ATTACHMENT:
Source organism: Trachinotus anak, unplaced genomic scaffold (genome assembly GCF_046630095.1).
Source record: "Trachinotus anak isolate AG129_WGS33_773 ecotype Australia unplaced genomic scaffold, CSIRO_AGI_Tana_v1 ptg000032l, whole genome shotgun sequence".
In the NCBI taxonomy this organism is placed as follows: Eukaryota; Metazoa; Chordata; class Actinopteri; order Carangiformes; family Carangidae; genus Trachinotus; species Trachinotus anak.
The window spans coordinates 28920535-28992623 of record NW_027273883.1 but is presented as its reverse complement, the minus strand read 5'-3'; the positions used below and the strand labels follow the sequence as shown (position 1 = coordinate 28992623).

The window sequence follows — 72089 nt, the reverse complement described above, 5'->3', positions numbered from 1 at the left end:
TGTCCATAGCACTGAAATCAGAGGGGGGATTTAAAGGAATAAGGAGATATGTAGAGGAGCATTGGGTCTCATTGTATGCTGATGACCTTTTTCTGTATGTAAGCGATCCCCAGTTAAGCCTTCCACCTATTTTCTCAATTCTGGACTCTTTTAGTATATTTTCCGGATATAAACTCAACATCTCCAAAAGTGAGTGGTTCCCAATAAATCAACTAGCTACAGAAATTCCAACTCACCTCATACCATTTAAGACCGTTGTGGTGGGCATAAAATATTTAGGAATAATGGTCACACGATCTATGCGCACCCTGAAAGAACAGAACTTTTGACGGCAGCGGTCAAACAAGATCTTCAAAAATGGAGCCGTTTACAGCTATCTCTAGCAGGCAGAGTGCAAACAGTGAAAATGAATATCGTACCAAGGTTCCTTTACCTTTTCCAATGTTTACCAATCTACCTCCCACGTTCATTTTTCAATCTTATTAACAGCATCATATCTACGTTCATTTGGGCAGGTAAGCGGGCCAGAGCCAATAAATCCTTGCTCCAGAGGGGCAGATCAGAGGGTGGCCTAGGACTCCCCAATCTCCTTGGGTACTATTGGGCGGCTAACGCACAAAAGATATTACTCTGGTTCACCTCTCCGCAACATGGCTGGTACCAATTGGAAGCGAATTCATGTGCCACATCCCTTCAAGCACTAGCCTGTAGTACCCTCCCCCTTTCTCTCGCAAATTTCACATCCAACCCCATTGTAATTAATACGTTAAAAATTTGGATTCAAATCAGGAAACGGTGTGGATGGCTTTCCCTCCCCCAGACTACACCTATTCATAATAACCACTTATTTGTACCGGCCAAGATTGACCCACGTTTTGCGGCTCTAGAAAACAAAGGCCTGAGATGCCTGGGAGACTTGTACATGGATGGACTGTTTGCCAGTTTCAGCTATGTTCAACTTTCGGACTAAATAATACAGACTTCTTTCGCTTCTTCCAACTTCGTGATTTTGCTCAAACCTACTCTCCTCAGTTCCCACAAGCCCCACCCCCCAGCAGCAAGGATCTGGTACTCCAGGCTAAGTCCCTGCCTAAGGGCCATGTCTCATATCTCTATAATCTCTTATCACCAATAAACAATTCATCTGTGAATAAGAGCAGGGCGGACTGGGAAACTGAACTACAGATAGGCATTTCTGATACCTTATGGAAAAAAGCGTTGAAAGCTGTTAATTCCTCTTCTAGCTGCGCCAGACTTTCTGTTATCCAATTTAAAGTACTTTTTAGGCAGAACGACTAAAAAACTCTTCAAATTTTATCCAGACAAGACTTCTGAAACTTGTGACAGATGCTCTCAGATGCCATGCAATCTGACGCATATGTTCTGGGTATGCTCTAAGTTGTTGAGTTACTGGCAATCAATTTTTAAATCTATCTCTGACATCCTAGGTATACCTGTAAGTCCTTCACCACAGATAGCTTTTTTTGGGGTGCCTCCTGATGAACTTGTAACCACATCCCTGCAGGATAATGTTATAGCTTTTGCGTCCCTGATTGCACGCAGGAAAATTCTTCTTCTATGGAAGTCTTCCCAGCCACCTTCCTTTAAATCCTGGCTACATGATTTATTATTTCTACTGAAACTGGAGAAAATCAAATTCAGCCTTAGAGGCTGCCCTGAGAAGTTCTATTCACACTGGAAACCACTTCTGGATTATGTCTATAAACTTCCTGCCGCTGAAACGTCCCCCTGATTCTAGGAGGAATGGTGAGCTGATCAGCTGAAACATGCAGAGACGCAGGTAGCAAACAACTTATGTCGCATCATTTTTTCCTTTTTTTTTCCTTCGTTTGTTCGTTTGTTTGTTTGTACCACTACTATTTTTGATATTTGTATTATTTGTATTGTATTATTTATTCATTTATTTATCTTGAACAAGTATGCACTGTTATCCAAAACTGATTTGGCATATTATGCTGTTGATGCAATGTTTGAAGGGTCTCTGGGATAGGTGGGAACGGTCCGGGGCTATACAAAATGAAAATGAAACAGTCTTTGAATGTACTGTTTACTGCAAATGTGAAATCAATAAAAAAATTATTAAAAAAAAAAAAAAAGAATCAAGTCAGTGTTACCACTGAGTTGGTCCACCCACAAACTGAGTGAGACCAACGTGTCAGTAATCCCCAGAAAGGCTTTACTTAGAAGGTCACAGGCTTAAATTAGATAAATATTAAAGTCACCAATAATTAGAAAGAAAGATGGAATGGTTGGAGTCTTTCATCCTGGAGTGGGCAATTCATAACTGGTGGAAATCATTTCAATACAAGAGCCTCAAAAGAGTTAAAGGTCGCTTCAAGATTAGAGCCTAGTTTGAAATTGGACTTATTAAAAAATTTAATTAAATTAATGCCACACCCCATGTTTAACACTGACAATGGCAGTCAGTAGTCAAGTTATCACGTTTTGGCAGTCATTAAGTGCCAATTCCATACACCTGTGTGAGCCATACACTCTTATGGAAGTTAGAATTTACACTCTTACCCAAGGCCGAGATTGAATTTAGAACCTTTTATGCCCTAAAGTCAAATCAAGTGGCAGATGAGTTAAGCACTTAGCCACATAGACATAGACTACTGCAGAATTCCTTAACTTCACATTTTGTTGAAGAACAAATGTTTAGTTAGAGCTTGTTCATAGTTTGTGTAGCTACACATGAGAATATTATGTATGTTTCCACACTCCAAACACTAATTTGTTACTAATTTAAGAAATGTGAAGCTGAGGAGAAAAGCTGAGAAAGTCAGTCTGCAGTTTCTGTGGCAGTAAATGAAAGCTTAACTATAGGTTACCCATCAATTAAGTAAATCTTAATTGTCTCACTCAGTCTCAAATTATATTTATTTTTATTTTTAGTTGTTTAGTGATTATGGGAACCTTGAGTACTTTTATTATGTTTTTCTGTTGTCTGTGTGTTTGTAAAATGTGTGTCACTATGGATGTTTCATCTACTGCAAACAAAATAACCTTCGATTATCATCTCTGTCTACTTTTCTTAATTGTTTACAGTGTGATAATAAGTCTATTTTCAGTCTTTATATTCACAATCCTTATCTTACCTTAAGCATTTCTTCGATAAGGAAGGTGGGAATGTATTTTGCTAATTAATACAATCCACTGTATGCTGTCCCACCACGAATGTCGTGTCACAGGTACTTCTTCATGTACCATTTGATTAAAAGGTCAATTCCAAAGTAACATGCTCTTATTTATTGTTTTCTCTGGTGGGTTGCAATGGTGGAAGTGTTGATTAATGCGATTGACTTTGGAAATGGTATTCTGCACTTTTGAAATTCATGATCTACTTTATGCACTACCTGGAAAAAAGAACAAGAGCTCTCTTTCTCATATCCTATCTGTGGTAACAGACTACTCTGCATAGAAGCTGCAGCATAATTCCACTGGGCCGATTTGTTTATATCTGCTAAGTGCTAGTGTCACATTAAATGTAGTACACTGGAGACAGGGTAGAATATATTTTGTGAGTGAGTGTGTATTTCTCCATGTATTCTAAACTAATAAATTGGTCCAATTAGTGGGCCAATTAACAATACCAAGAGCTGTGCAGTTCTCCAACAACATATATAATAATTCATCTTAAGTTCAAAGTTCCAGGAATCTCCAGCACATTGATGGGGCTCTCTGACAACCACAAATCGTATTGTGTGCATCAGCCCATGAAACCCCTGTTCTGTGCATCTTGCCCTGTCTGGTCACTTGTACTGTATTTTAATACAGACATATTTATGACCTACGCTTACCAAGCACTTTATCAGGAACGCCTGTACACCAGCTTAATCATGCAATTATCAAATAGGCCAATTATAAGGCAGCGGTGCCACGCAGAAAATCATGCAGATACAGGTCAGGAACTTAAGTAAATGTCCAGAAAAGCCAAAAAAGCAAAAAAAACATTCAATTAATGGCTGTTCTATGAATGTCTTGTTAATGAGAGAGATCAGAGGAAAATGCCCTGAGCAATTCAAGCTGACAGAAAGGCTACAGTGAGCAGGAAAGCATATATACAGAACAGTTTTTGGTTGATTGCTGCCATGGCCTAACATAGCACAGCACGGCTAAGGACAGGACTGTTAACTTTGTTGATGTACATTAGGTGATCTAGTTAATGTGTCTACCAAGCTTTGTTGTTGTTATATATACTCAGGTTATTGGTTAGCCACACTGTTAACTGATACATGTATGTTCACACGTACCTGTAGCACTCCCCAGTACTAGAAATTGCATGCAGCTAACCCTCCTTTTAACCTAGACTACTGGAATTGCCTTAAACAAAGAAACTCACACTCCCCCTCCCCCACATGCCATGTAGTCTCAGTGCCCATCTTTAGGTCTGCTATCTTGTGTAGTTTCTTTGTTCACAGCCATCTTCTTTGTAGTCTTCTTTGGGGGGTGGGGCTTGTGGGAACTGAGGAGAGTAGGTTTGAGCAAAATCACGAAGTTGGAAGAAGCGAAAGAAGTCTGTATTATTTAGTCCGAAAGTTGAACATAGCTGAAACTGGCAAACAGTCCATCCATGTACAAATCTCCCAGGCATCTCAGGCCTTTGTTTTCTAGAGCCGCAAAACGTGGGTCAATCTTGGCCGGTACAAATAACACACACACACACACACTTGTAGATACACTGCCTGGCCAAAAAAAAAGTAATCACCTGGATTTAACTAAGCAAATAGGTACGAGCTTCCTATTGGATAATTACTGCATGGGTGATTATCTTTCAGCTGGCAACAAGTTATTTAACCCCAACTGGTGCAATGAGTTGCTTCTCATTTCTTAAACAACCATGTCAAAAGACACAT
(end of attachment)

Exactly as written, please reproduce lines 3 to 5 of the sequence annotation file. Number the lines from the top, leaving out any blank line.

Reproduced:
In the NCBI taxonomy this organism is placed as follows: Eukaryota; Metazoa; Chordata; class Actinopteri; order Carangiformes; family Carangidae; genus Trachinotus; species Trachinotus anak.
The window spans coordinates 28920535-28992623 of record NW_027273883.1 but is presented as its reverse complement, the minus strand read 5'-3'; the positions used below and the strand labels follow the sequence as shown (position 1 = coordinate 28992623).

The window sequence follows — 72089 nt, the reverse complement described above, 5'->3', positions numbered from 1 at the left end: